Rx DRUG ADS FOR CONSUMERS SHOULD BE PERMITTED "AS LONG AS NO SPECIFIC REFERENCE" TO PRODUCT NAME IS MADE, APhA SAYS IN NEW, FDA-LIKE POLICY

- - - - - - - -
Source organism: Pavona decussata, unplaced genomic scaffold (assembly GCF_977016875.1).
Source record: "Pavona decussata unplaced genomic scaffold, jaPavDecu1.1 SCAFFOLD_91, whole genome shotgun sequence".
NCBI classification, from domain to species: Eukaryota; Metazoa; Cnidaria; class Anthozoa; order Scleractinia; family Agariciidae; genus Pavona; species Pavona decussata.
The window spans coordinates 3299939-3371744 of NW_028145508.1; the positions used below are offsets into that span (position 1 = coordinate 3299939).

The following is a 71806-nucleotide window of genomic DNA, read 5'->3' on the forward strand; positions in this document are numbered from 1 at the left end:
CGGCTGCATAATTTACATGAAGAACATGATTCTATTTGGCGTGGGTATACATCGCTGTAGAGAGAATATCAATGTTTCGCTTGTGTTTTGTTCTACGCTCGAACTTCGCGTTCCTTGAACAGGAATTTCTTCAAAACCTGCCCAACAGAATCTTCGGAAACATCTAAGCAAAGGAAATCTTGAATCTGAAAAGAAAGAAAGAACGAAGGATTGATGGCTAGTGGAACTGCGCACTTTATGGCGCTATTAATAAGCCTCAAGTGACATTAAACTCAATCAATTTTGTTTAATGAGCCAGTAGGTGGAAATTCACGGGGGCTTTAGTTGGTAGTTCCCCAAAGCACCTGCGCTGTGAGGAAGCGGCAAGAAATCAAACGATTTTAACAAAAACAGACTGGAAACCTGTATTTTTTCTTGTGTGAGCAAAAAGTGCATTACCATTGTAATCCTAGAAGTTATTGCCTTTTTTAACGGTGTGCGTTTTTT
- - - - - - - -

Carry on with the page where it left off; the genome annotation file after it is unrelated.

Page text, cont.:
Direct-to-consumer advertising that does not mention prescription drugs by name should not be subject to legislative or regulatory actions, according to a resolution adopted by the House of Delegates of the American Pharmaceutical Association's annual meeting, March 12-16. The association concurred with its Public Affairs Policy Committee, which reported that it was "not convinced" that all direct-to-consumer ads for prescription drugs should be prohibited, "irrespective of its form or purpose." The committee said it "finds little fault with several current examples" of ads that "mention medical conditions or disease states but not specific drug names." Such advertisements, even if they mention the manufacturer-sponsor by name, can "educate consumers about existing conditions which they may not realize that they have" and "can be used positively to inform sufferers that a prescription drug is now available for a condition that previously had been considered untreatable," according to the policy report. The APhA position comes in the wake of letters sent by three key congressmen to the CBS, NBC, and ABC television networks. Reps. Dingell (D-Mich.), Waxman (D-Calif.), and Markey (D-Mass.) wrote that television "should never" broadcast prescription drug ads. The Capitol Hill leaders have been trying to cut off direct-to-consumer campaigns with tough talk ("The Pink Sheet" March 14, p. 18). John Gans, immediate past president of the American Society of Hospital Pharmacists, maintained the APhA policy does not oppose consumer advertising strongly enough. At a meeting of the Public Affairs Committee, Gans said: "If we open the door just slightly with this policy, I can't imagine any pharmaceutical company not spending a lot of money on consumer advertising . . . and that advertising will increase the cost of drugs and the cost of health care." He maintained that pharmacy is "the profession who should be giving the public the information that they need to appropriately use their medications, not Madison Avenue." ASHP is actively opposed to direct-to-consumer ads. Pharmacist counseling on vitamins, mineral, and nutritional supplements is endorsed by a new official APhA policy. As proposed by the Scientific Affairs Policy Committee, the association advocates public "health education regarding unsubstantiated and/or misleading claims" of such products. The association ducked the issue of FDA regs for health claims stating that "although this is a general health concern for the public it should not be a position of APhA policy at this time." Another resolution adopted by APhA delegates "opposes the licensure, registration, or certification" of pharmacy technicians. The resolution further endorses the term "pharmacy technician" to describe those who "assist pharmacists in the performance of professional duties." The Professional Affairs Policy and Reference Committees had proposed the term "supportive personnel," but the proposal was amended before adoption on the floor of the House of Delegates. The Center on Drugs and Public Policy at the University of Maryland will convene a pharmacy educational conference on technical personnel in October. The conference will be funded through a grant by ASHP's Research & Education Foundation. During debate, ex-ASHP President Gans suggested that the resolution's provisions on training and licensure should be postponed until after the conference. APhA Chairman Charles Green announced the status of programs under APhA's "Action Agenda." The Ad Hoc Committee on Women's Affairs, for women pharmacists, held its first meeting during the convention, Green said. The association is planning a National Forum on the Employed Pharmacist, which involves "a program whereby employers may financially assist the pharmacists they employ to become members of their national professional society."
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